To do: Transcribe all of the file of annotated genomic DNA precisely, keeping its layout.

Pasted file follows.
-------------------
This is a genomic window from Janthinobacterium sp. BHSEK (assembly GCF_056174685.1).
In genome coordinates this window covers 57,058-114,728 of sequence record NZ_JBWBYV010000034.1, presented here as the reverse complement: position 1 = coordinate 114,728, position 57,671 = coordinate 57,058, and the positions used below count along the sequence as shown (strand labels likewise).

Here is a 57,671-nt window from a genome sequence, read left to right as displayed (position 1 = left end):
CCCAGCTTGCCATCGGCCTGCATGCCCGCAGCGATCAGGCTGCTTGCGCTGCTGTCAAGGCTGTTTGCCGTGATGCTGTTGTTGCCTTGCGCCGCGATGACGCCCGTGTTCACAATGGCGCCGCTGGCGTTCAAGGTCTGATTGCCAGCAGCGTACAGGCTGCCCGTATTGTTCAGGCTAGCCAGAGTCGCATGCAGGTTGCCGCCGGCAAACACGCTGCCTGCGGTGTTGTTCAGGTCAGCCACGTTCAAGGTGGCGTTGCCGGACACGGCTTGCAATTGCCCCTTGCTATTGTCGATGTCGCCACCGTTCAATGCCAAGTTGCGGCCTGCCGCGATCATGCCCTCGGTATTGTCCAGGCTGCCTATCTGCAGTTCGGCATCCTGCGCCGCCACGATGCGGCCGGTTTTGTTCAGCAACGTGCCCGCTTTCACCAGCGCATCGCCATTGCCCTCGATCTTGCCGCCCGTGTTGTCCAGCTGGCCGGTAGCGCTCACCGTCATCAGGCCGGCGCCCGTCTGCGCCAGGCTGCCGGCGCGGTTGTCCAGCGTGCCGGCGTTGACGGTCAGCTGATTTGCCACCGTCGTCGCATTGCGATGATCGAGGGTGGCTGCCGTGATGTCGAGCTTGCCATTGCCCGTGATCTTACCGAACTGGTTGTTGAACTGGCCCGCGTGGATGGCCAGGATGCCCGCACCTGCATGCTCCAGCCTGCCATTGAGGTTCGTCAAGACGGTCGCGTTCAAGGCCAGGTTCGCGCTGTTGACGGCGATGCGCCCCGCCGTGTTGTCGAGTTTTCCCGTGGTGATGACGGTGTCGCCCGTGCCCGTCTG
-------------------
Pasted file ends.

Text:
This is a genomic window from Janthinobacterium sp. BHSEK (assembly GCF_056174685.1).
In genome coordinates this window covers 57,058-114,728 of sequence record NZ_JBWBYV010000034.1, presented here as the reverse complement: position 1 = coordinate 114,728, position 57,671 = coordinate 57,058, and the positions used below count along the sequence as shown (strand labels likewise).

Here is a 57,671-nt window from a genome sequence, read left to right as displayed (position 1 = left end):
CCCAGCTTGCCATCGGCCTGCATGCCCGCAGCGATCAGGCTGCTTGCGCTGCTGTCAAGGCTGTTTGCCGTGATGCTGTTGTTGCCTTGCGCCGCGATGACGCCCGTGTTCACAATGGCGCCGCTGGCGTTCAAGGTCTGATTGCCAGCAGCGTACAGGCTGCCCGTATTGTTCAGGCTAGCCAGAGTCGCATGCAGGTTGCCGCCGGCAAACACGCTGCCTGCGGTGTTGTTCAGGTCAGCCACGTTCAAGGTGGCGTTGCCGGACACGGCTTGCAATTGCCCCTTGCTATTGTCGATGTCGCCACCGTTCAATGCCAAGTTGCGGCCTGCCGCGATCATGCCCTCGGTATTGTCCAGGCTGCCTATCTGCAGTTCGGCATCCTGCGCCGCCACGATGCGGCCGGTTTTGTTCAGCAACGTGCCCGCTTTCACCAGCGCATCGCCATTGCCCTCGATCTTGCCGCCCGTGTTGTCCAGCTGGCCGGTAGCGCTCACCGTCATCAGGCCGGCGCCCGTCTGCGCCAGGCTGCCGGCGCGGTTGTCCAGCGTGCCGGCGTTGACGGTCAGCTGATTTGCCACCGTCGTCGCATTGCGATGATCGAGGGTGGCTGCCGTGATGTCGAGCTTGCCATTGCCCGTGATCTTACCGAACTGGTTGTTGAACTGGCCCGCGTGGATGGCCAGGATGCCCGCACCTGCATGCTCCAGCCTGCCATTGAGGTTCGTCAAGACGGTCGCGTTCAAGGCCAGGTTCGCGCTGTTGACGGCGATGCGCCCCGCCGTGTTGTCGAGTTTTCCCGTGGTGATGACGGTGTCGCCCGTGCCCGTCTG